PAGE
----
Laughter is a very powerful weapon; we dare not underestimate it. Last month, comic Bill Maher, (with whom I do not usually agree but whose book I really enjoyed), presented a very funny Burka Fashion Show which featured fundamentalist fashions. He had a model, probably the same one, come out and do a few star turns in her black Saudi style face-and-body-shroud in which only her eyes were showing. His banter and patter is quite funny. His comments ranged from: "Sleek and stylish…look out world! I am a woman of the twelfth century;" "Be the wife he calls for tonight and every night;" "This comes in black and dark black and leaves everything to the imagination." This kind of critique reaches a mass audience—perhaps one that does not read my blog at Pajamas! You may see the segment for yourself HERE.
Why am I focusing on Dieudonne? How important can he really be? How much harm can his hatred of Jews and Israel ever truly cause? He is only a mini-minor political novice…and yet: According to David Nicholls in his book about Adolph Hitler, in 1924, while Hitler was in jail, the Nazi Party won barely 3 % of the votes in the Reichstag election. In 1928, they won 2.6% of the vote. Thereafter, things improved and, in 1930, Hitler and his Nazi Party won 18% of the vote. By 1932, he'd won 31% of the vote. And Hitler wasn't even funny.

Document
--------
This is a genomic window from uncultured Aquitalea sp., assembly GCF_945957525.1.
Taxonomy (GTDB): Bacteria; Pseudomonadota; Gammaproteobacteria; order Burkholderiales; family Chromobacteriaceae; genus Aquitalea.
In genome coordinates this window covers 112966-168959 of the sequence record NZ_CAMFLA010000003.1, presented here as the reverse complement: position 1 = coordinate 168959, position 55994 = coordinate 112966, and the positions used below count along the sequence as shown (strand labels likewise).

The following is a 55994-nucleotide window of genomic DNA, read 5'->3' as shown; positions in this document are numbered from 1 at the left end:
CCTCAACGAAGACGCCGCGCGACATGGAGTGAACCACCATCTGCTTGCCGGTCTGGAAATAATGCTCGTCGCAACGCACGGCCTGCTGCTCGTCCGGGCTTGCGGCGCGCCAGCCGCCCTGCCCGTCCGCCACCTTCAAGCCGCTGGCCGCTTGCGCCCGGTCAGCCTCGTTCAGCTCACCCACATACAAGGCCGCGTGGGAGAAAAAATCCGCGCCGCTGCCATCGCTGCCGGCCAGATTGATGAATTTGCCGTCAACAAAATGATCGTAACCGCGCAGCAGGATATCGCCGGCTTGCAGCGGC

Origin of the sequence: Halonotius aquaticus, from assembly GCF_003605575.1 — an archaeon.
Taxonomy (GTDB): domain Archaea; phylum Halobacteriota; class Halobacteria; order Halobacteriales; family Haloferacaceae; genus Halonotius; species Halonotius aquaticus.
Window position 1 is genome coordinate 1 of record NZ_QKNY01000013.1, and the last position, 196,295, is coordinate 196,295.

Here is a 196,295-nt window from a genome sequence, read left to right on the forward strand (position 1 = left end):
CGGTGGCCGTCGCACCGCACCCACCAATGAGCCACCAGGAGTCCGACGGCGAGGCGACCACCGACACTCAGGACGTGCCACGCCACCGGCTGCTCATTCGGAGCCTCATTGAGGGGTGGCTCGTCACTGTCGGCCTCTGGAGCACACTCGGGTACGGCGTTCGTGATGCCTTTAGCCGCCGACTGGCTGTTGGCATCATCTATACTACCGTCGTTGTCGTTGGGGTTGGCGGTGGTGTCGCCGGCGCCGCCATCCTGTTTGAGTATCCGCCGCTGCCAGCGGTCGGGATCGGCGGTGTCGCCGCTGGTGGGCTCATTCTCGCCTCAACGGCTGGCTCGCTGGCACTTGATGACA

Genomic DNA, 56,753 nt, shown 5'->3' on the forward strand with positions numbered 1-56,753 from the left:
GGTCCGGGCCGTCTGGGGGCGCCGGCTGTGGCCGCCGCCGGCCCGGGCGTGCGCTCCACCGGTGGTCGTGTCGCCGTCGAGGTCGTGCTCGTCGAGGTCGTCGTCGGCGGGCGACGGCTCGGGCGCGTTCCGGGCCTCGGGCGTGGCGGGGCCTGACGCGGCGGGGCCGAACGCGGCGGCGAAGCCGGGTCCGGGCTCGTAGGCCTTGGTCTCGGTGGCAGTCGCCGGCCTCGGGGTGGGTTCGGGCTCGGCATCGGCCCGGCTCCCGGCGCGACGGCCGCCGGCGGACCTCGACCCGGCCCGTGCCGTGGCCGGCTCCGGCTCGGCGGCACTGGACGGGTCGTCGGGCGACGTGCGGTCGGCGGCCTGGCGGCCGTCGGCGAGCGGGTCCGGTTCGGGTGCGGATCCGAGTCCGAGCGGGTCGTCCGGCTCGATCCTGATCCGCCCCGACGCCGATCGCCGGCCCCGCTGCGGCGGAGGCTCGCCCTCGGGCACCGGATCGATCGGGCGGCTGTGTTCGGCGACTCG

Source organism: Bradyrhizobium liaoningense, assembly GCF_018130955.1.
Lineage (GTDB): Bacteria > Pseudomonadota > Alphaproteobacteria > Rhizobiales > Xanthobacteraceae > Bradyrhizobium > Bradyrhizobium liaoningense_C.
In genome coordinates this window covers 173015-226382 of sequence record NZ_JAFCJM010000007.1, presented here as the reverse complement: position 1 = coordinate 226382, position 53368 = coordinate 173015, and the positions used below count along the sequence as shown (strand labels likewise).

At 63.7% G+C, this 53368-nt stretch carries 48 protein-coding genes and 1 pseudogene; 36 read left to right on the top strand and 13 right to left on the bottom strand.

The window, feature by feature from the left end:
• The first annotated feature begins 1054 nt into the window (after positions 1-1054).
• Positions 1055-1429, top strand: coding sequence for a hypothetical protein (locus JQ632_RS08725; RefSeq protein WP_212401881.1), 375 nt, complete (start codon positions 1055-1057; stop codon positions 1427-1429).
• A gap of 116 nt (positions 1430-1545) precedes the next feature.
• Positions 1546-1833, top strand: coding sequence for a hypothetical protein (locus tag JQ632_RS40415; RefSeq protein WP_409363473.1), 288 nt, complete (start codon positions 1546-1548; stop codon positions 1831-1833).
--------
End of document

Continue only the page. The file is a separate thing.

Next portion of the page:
Dieudonne did not win his seat in the EU Parliament—at least, not this time. But he did win 1.3% of the votes in the Paris region where he had concentrated his efforts. Dieudonne is relatively young and, as we shall see, has friends in Hezbollah, Hamas—and in jail! He also won more votes than twenty three other French parties who also ran candidates including the Parti Breton, Europe-Democratie-Esperanto, Maison de la Vie et des Libertes, Alternative Liberale and Resistances.
According to the BBC, the French government is now investigating how Carlos the Jackal, (remember him?) who was finally captured in 1994, and who is serving a life sentence for committing a series of terrorist murders in the 1970s and 1980s, "managed to phone controversial comedian Dieudonne M'Bala M'Bala to voice his support during a campaign rally. Mr. Dieudonne, who stands accused of anti-Semitism, heads the Anti-Zionist List in the election. Carlos - real name Ilich Ramirez Sanchez - earned international notoriety for assassinations and kidnappings."
Now, what kind of "funny business" are these two men plotting?